The case where this came up was one in which, unusually, there was no written contract between the agency worker and the end-user, neither was there any written contract between the end-user and the agency itself. The Tribunal was forced to choose between the oral evidence of the claimant that he was employed like any other directly-employed worker, and the evidence of the company, that in general they tried to draft contracts to exclude this possibility.
The Respondent relied on Tilson to say that in such cases there is a presumption against a finding of employee status.
The first point to note about Tilson is its unusual facts: it concerns an agency worker who was engaged on like terms to directly-employed counterparts (paras 3-4) and was offered, but refused, a direct contract with the end-user (para 5). Mr Tilson worked for the end user via two intermediary contracts and there was no contract save for a verbal contract between him and the end-user (para 12), but the contracts between Tilson and the intermediary companies were in writing, and very clearly provided that Alstom was not Tilson’s employee.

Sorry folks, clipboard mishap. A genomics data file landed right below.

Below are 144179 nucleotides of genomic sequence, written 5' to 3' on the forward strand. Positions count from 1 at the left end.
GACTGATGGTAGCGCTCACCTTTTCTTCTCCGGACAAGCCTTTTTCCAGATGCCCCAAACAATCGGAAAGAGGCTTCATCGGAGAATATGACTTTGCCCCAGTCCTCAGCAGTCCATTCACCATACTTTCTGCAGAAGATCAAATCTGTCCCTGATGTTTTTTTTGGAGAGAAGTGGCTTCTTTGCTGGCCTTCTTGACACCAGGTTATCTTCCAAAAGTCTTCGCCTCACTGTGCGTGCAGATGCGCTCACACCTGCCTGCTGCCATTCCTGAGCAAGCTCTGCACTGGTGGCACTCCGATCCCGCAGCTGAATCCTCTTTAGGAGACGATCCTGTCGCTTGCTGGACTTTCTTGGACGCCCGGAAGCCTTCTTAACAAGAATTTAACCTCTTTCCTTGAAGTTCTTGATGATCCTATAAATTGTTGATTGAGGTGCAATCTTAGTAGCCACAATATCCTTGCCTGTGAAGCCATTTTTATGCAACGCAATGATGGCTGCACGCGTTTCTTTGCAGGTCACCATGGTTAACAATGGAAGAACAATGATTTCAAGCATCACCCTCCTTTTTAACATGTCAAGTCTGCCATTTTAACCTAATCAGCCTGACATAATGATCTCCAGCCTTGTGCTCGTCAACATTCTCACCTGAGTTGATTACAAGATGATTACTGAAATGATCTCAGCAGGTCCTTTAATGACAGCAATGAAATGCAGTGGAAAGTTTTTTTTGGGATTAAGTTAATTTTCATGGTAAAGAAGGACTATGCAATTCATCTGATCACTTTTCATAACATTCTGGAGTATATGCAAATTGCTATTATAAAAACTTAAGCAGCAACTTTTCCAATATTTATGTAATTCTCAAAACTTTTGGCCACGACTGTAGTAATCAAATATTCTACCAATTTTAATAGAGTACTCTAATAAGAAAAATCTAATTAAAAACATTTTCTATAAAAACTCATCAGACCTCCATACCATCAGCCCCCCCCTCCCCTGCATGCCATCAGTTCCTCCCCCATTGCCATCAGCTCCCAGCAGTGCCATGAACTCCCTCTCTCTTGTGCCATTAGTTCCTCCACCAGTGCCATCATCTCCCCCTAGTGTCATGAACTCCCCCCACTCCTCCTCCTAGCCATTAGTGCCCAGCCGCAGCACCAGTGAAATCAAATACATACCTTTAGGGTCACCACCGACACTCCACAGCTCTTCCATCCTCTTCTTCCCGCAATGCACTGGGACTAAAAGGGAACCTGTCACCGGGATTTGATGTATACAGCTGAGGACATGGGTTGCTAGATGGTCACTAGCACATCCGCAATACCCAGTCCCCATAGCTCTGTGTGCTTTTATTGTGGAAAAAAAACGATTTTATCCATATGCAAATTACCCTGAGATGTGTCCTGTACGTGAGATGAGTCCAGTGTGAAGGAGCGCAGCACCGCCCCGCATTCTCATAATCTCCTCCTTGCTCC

At the end of the case, Elias LJ found that Mr Tilson was not an employee. The clearest evidence against, he held, was that Mr Tilson had been offered direct employment and had turned it down (paras 50-1). He did not want to be an employee.
I was somewhat surprised, to say the least, to find Tilson being used outside its narrow facts.
My surprise was for three reasons:
1) The use of Tilson as a general authority covering all cases where the agency-agency worker contract is missing contradicts part of the policy rationale of James (which is that agency worker contracts should be upheld because of the general policy of the courts not to question written contracts) – cf James para 57 (“The express contracts themselves both explain and are consistent with the nature of the relationship and no further implied contract is justified.”), and also para 37, which deals with circumstances where there is not effective agreement (“It may be that the parties intend to regulate or alter their relationship in accordance with the agency contracts but do not in fact do so. In such circumstances, a tribunal will be entitled to find that there is a contract between worker and end-user”).